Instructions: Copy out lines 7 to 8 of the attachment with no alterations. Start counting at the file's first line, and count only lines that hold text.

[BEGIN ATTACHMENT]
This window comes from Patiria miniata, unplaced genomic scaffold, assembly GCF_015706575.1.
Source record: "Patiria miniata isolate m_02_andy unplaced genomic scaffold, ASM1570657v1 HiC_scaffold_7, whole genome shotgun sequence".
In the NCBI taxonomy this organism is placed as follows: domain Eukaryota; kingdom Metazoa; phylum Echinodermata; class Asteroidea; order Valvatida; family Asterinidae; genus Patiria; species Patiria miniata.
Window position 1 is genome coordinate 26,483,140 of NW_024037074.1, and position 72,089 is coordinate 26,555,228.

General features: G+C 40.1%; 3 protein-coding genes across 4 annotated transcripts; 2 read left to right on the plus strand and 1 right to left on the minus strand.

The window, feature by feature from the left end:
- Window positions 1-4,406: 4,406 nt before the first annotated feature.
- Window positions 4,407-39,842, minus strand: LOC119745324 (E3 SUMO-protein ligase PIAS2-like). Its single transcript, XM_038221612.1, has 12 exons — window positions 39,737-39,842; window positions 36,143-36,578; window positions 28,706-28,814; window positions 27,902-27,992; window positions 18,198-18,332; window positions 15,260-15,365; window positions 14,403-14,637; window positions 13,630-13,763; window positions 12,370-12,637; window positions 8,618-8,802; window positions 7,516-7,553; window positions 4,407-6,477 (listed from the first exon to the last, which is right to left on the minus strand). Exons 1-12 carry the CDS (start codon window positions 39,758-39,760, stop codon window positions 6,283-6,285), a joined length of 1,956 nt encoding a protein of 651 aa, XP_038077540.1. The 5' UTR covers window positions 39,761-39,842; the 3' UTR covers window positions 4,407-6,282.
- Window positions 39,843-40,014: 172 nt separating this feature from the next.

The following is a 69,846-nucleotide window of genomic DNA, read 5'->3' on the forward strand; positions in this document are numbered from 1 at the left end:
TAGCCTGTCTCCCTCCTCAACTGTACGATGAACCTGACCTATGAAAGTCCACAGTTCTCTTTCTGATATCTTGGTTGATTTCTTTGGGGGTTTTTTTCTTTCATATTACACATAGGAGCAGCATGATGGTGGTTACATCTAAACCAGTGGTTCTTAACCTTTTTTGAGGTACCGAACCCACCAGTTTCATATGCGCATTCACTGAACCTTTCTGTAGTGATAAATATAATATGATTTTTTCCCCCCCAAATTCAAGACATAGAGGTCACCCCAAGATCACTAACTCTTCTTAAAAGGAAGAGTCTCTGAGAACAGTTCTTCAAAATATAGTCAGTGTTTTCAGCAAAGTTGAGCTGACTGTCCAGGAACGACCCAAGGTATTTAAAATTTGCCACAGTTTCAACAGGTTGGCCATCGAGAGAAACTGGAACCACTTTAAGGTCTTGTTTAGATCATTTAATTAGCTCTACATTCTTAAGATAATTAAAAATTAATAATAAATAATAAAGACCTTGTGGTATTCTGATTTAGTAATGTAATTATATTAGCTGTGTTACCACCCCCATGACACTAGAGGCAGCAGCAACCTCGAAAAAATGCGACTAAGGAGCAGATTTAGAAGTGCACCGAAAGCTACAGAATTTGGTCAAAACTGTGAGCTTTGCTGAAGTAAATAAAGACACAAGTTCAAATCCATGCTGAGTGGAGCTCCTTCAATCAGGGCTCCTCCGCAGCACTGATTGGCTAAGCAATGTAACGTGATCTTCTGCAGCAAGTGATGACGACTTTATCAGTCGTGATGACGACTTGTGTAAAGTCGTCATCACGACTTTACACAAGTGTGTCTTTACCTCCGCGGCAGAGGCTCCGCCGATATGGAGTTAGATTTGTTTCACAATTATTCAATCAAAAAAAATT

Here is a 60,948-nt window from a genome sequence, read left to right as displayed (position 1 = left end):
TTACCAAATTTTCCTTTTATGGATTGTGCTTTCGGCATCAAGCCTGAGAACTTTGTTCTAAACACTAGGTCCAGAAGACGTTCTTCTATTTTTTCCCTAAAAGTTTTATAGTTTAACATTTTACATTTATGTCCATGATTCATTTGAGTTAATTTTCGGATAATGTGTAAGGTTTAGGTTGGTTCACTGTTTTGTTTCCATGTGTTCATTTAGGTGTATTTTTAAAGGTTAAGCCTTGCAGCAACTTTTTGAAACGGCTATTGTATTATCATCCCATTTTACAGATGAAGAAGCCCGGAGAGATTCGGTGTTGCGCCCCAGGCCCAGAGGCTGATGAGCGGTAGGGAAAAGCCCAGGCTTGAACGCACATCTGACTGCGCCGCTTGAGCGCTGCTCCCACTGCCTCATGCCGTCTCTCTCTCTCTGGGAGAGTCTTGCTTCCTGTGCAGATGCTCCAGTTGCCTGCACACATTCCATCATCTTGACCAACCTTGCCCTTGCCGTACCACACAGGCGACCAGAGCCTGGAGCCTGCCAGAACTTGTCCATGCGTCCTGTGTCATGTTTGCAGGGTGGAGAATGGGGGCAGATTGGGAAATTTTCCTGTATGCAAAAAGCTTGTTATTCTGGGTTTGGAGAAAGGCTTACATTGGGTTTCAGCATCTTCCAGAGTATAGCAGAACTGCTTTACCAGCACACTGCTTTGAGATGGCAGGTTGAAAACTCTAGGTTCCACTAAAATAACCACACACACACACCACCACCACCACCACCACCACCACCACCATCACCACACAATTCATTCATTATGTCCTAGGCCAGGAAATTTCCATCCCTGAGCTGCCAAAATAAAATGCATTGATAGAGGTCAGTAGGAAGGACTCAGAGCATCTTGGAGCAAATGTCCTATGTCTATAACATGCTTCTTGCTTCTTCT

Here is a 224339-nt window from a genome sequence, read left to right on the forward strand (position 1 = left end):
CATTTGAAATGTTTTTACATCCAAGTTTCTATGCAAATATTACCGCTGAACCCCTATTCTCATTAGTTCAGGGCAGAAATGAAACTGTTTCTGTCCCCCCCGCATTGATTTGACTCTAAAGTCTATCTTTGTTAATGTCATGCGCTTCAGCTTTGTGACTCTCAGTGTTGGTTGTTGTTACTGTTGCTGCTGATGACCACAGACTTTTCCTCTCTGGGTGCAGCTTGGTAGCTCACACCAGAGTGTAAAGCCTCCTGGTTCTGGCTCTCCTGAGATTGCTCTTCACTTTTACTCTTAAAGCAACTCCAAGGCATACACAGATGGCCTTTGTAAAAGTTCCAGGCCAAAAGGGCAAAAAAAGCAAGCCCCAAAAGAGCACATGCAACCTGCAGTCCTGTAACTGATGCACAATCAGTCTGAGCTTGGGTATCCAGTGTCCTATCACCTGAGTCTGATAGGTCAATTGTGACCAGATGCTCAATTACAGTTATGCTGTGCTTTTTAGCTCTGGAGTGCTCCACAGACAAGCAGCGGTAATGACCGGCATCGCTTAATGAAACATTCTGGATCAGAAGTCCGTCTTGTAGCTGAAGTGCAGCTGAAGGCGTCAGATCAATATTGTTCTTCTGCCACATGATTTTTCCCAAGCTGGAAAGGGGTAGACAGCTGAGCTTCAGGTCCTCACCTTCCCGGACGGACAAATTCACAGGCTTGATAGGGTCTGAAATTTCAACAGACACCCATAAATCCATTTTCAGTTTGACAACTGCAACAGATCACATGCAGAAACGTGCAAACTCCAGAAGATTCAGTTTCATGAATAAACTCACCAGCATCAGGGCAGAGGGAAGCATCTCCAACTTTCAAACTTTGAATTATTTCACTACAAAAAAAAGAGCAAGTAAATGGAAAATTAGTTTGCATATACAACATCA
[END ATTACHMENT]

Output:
- Window positions 1-4,406: 4,406 nt before the first annotated feature.
- Window positions 4,407-39,842, minus strand: LOC119745324 (E3 SUMO-protein ligase PIAS2-like). Its single transcript, XM_038221612.1, has 12 exons — window positions 39,737-39,842; window positions 36,143-36,578; window positions 28,706-28,814; window positions 27,902-27,992; window positions 18,198-18,332; window positions 15,260-15,365; window positions 14,403-14,637; window positions 13,630-13,763; window positions 12,370-12,637; window positions 8,618-8,802; window positions 7,516-7,553; window positions 4,407-6,477 (listed from the first exon to the last, which is right to left on the minus strand). Exons 1-12 carry the CDS (start codon window positions 39,758-39,760, stop codon window positions 6,283-6,285), a joined length of 1,956 nt encoding a protein of 651 aa, XP_038077540.1. The 5' UTR covers window positions 39,761-39,842; the 3' UTR covers window positions 4,407-6,282.